We humans regularly make assumptions. I would venture to guess none of us go through a day without making at least one assumption. The Oxford Dictionary defines an assumptions as, “a thing that is accepted as true or as certain to happen, without proof.”



Danger of Assumptions


Assumptions can be minor inconveniences as my exchange above shows. When unrecognized and unanalyzed, assumptions can also lead to major conflict between individuals, people groups, and nations.


I highly recommend watching a fascinating documentary titled Accidental Courtesy chronicling the efforts of a black man, Daryl Davis, to meet members of the Ku Klux Klan. Davis, a talented black musician and actor, began his association with the Klan by accident. His initial conversation with a Klan member left him wondering how anyone could hate him without ever having known him. To find the answer, Daryl pursued relationships with Klan members. As Davis developed these relationships, some 200 Klansmen revised their assumptions about Davis and blacks, and then left the Klan.


The conflict between races is well known in the United States. The documentary briefly highlighted the assumptions within races that also lead to conflict. At one point a Klansmen calls other white people who don’t agree with his point of view white ni***. In another scene black men express their disbelief and utter contempt for Daryl’s attempts to convert Klansmen. Whenever we make assumptions about what other people think and how they view the world, we put ourselves at risk. At best the risk in misunderstandings, at worst we risk conflict, confrontation, and hostilities that can lead to injury and even death at the extreme.



Combating Assumptions


The first step to change is always recognizing what the issue is. Assumptions can be hard to get a handle on because assumptions are things we take to be true without evidence. Because we believe the thing is true, there is little that prompts us to question the thing we believe to be true. We can begin exposing our assumptions by paying closer attention to our thoughts. Anytime we make up reasons to explain a situation or behavior, we are making assumptions.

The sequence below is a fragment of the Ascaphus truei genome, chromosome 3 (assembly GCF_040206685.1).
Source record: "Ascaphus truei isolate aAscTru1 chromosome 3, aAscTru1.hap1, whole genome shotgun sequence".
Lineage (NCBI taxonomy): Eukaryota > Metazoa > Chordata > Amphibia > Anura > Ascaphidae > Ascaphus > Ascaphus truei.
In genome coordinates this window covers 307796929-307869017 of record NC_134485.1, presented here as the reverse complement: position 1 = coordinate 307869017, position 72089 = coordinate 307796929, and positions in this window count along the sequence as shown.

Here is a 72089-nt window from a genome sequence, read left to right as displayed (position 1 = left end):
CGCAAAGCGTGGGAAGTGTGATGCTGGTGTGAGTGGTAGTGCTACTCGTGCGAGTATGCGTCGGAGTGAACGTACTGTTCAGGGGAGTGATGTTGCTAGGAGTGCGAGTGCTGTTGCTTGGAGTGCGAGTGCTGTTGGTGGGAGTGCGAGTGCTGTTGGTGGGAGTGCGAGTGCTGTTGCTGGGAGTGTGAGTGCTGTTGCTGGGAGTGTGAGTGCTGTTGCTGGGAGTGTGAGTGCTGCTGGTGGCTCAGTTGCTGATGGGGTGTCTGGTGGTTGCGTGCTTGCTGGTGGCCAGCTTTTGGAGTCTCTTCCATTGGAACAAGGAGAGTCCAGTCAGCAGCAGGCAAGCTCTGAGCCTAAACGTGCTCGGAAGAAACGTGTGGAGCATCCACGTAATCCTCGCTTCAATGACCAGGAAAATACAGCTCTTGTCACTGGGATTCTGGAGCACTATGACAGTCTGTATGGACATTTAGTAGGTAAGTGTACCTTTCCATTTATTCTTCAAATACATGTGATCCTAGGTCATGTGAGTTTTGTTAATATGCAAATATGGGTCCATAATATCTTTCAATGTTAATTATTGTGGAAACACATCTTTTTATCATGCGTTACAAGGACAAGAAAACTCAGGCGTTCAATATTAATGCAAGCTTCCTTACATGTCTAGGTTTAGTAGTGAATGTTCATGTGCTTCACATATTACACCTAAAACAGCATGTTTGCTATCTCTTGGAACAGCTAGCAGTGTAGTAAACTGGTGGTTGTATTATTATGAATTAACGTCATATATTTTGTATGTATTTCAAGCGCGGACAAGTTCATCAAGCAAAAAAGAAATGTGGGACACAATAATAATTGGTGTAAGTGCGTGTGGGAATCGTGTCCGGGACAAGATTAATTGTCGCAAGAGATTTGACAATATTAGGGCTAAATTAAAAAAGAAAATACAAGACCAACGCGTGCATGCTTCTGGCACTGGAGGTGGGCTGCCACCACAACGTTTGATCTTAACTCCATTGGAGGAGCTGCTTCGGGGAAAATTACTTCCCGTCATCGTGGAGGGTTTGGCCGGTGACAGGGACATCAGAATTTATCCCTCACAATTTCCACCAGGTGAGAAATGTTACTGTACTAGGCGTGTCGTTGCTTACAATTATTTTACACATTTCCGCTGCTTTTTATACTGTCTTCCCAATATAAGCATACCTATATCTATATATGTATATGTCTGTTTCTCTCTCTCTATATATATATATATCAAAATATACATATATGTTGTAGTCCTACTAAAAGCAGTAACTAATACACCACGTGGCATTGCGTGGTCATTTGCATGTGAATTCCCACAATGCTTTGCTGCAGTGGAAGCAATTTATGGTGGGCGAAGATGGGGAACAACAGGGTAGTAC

For instance, suppose you are at your local coffee shop. As you sit enjoying your favorite brew for a few quiet moments, a friend you haven’t seen in several years walks in, seems to look at you without recognizing you, orders a coffee and heads out the door. Trying to explain such behavior can lead us to all kinds of erroneous places.

  • She’s always been a snob.
  • That was rude. See if I say hi next time our paths cross.
  • She’s so two faced. I knew she didn’t like me.


If we knew the actual story, we might discover our friend is dealing with the sudden death of her husband. Perhaps was unexpectedly fired from a job she loved. It could be that a child was in a severe accident and is clinging to life. There are a myriad of possibilities that could logically explain the apparent snub more satisfyingly than our own rush to judgment based on assumptions.



Ask Rather Than Assume


One of the easiest ways to combat assumptions is to ask questions. The answers allow us to replace assumptions with facts. Often in the process of asking questions, we discover perspectives that are entirely different than our own. Such differences can challenge us to evaluate our own perspective and in doing so help us to become better, more understanding and more compassionate individuals.


As Daryl Davis discovered, it can even be quiet enlightening to ask other people about their assumptions of a given situation, person, or people group. The more we understand each other, the less judgment we have and more mercy we extend.



Presume Positive Intentions


I have had the terrible habit of ascribing motives to people when they failed to meet my expectations. I have had all kinds of conversations in my head giving the other person a piece of my mind. In these conversations I always assumed the worst of the other person.


All that began to change when I read that most people act in ways that get their needs met, just as I would. Seldom are people simply out to get me. The article encouraged me to presume positive intentions about other people. As I put that advice into practice, my negative assumptions decrease, the ugly conversations in my head disappear, and I am more at peace with others and myself.


The Business Dictionary states assumptions are dangerous when accepted as reality without thorough examination. We decrease the possibility of danger and conflict and increase our own peace and well being when we recognize our assumptions and replace them with truth and compassion.





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